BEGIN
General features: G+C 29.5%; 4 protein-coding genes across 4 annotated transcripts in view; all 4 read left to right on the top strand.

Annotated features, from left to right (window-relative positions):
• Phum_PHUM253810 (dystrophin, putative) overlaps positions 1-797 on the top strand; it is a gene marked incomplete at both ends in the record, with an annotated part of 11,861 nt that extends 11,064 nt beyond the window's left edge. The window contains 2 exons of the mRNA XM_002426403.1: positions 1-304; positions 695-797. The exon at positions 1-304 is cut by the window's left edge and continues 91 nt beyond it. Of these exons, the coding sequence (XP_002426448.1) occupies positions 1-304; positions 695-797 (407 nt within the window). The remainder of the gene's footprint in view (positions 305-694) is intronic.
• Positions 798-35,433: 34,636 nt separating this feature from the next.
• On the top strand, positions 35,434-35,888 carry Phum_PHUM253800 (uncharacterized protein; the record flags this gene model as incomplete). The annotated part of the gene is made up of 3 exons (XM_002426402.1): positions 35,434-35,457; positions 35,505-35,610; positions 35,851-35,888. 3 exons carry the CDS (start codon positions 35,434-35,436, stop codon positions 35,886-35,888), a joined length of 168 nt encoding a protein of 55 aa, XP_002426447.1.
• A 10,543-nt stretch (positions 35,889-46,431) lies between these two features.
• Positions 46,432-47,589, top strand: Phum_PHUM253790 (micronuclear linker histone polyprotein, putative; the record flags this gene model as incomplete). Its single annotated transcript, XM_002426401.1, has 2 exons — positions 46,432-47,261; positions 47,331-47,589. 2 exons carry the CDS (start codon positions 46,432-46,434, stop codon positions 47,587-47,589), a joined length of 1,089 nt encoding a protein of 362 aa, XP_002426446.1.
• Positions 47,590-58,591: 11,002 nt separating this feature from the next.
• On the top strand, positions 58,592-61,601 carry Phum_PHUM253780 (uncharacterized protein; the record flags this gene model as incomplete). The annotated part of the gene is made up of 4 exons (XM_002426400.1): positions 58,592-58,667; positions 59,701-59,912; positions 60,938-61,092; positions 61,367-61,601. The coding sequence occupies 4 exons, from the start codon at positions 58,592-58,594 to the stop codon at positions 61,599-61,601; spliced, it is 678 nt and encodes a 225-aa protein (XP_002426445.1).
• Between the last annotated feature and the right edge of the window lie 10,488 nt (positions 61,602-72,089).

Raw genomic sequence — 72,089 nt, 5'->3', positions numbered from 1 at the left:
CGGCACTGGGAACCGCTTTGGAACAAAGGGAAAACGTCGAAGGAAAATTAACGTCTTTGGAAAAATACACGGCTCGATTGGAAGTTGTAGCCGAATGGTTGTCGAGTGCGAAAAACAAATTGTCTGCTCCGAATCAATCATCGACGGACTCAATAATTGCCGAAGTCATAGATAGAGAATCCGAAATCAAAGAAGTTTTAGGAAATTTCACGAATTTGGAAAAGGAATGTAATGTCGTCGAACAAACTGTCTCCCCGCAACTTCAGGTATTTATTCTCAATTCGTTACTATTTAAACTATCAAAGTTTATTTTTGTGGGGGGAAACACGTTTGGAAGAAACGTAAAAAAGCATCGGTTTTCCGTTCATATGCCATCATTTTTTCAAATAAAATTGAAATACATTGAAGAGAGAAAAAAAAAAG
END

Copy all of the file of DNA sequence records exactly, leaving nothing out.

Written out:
General features: G+C 29.5%; 4 protein-coding genes across 4 annotated transcripts in view; all 4 read left to right on the top strand.

Annotated features, from left to right (window-relative positions):
• Phum_PHUM253810 (dystrophin, putative) overlaps positions 1-797 on the top strand; it is a gene marked incomplete at both ends in the record, with an annotated part of 11,861 nt that extends 11,064 nt beyond the window's left edge. The window contains 2 exons of the mRNA XM_002426403.1: positions 1-304; positions 695-797. The exon at positions 1-304 is cut by the window's left edge and continues 91 nt beyond it. Of these exons, the coding sequence (XP_002426448.1) occupies positions 1-304; positions 695-797 (407 nt within the window). The remainder of the gene's footprint in view (positions 305-694) is intronic.
• Positions 798-35,433: 34,636 nt separating this feature from the next.
• On the top strand, positions 35,434-35,888 carry Phum_PHUM253800 (uncharacterized protein; the record flags this gene model as incomplete). The annotated part of the gene is made up of 3 exons (XM_002426402.1): positions 35,434-35,457; positions 35,505-35,610; positions 35,851-35,888. 3 exons carry the CDS (start codon positions 35,434-35,436, stop codon positions 35,886-35,888), a joined length of 168 nt encoding a protein of 55 aa, XP_002426447.1.
• A 10,543-nt stretch (positions 35,889-46,431) lies between these two features.
• Positions 46,432-47,589, top strand: Phum_PHUM253790 (micronuclear linker histone polyprotein, putative; the record flags this gene model as incomplete). Its single annotated transcript, XM_002426401.1, has 2 exons — positions 46,432-47,261; positions 47,331-47,589. 2 exons carry the CDS (start codon positions 46,432-46,434, stop codon positions 47,587-47,589), a joined length of 1,089 nt encoding a protein of 362 aa, XP_002426446.1.
• Positions 47,590-58,591: 11,002 nt separating this feature from the next.
• On the top strand, positions 58,592-61,601 carry Phum_PHUM253780 (uncharacterized protein; the record flags this gene model as incomplete). The annotated part of the gene is made up of 4 exons (XM_002426400.1): positions 58,592-58,667; positions 59,701-59,912; positions 60,938-61,092; positions 61,367-61,601. The coding sequence occupies 4 exons, from the start codon at positions 58,592-58,594 to the stop codon at positions 61,599-61,601; spliced, it is 678 nt and encodes a 225-aa protein (XP_002426445.1).
• Between the last annotated feature and the right edge of the window lie 10,488 nt (positions 61,602-72,089).

Raw genomic sequence — 72,089 nt, 5'->3', positions numbered from 1 at the left:
CGGCACTGGGAACCGCTTTGGAACAAAGGGAAAACGTCGAAGGAAAATTAACGTCTTTGGAAAAATACACGGCTCGATTGGAAGTTGTAGCCGAATGGTTGTCGAGTGCGAAAAACAAATTGTCTGCTCCGAATCAATCATCGACGGACTCAATAATTGCCGAAGTCATAGATAGAGAATCCGAAATCAAAGAAGTTTTAGGAAATTTCACGAATTTGGAAAAGGAATGTAATGTCGTCGAACAAACTGTCTCCCCGCAACTTCAGGTATTTATTCTCAATTCGTTACTATTTAAACTATCAAAGTTTATTTTTGTGGGGGGAAACACGTTTGGAAGAAACGTAAAAAAGCATCGGTTTTCCGTTCATATGCCATCATTTTTTCAAATAAAATTGAAATACATTGAAGAGAGAAAAAAAAAAG